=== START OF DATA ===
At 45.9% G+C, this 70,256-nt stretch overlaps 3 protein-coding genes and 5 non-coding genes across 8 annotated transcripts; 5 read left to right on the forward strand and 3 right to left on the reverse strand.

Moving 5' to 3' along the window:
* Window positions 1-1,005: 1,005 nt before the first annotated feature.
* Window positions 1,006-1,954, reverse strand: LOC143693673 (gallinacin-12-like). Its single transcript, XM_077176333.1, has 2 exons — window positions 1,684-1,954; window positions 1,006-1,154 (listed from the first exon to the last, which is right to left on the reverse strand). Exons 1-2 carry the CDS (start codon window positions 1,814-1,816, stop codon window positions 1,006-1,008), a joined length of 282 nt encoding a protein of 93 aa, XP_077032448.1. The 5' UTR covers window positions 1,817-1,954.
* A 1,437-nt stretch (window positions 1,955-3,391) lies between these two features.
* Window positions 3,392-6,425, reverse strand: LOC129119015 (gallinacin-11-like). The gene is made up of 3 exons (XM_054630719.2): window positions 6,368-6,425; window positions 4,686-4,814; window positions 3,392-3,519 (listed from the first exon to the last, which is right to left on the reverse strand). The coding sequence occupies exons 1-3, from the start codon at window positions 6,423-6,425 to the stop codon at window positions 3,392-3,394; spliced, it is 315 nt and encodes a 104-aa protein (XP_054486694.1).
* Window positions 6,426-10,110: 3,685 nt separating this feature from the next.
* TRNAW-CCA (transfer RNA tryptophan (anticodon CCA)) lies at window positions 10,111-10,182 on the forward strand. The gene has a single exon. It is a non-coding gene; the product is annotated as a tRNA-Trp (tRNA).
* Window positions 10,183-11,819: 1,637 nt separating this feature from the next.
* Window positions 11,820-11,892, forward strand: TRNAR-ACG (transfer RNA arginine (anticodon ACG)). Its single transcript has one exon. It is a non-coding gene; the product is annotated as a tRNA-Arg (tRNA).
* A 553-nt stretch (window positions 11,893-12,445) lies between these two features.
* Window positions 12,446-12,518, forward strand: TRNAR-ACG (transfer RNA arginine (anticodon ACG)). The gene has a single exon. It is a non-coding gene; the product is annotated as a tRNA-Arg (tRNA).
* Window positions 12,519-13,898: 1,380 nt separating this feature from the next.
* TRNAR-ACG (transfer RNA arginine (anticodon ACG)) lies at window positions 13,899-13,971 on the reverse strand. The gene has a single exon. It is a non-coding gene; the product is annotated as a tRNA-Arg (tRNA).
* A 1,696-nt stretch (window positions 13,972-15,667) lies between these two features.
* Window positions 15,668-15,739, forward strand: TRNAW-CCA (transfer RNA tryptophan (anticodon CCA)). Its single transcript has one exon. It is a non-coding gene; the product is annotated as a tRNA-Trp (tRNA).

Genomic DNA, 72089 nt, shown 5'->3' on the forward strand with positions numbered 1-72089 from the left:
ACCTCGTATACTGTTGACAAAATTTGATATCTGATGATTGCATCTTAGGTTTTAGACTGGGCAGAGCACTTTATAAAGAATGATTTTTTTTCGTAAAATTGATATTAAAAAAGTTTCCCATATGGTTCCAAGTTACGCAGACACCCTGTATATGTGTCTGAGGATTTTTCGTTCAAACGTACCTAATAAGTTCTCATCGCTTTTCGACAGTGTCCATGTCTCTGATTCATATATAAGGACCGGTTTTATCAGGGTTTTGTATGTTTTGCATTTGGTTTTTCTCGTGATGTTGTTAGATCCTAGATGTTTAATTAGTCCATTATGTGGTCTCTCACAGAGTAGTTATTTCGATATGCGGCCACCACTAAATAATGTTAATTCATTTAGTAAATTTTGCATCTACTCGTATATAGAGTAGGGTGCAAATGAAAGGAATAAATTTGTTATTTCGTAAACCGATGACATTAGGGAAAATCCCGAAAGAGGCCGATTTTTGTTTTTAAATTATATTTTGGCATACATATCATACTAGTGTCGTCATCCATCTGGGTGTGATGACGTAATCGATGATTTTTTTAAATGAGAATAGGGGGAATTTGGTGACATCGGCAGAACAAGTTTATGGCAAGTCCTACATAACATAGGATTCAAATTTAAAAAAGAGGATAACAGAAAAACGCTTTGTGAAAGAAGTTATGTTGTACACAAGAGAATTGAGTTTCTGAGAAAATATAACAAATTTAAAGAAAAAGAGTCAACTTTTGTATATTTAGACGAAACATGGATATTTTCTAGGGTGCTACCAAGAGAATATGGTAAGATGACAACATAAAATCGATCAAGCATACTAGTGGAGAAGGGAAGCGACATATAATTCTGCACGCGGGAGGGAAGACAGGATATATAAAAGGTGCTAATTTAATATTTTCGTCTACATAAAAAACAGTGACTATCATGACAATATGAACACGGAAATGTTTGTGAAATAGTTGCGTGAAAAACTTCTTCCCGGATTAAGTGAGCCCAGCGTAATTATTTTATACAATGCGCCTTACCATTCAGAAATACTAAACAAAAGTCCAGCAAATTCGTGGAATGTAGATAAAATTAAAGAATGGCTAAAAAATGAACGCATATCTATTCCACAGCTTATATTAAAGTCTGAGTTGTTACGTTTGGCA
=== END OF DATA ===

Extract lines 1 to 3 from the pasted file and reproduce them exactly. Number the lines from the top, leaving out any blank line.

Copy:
At 45.9% G+C, this 70,256-nt stretch overlaps 3 protein-coding genes and 5 non-coding genes across 8 annotated transcripts; 5 read left to right on the forward strand and 3 right to left on the reverse strand.

Moving 5' to 3' along the window:
* Window positions 1-1,005: 1,005 nt before the first annotated feature.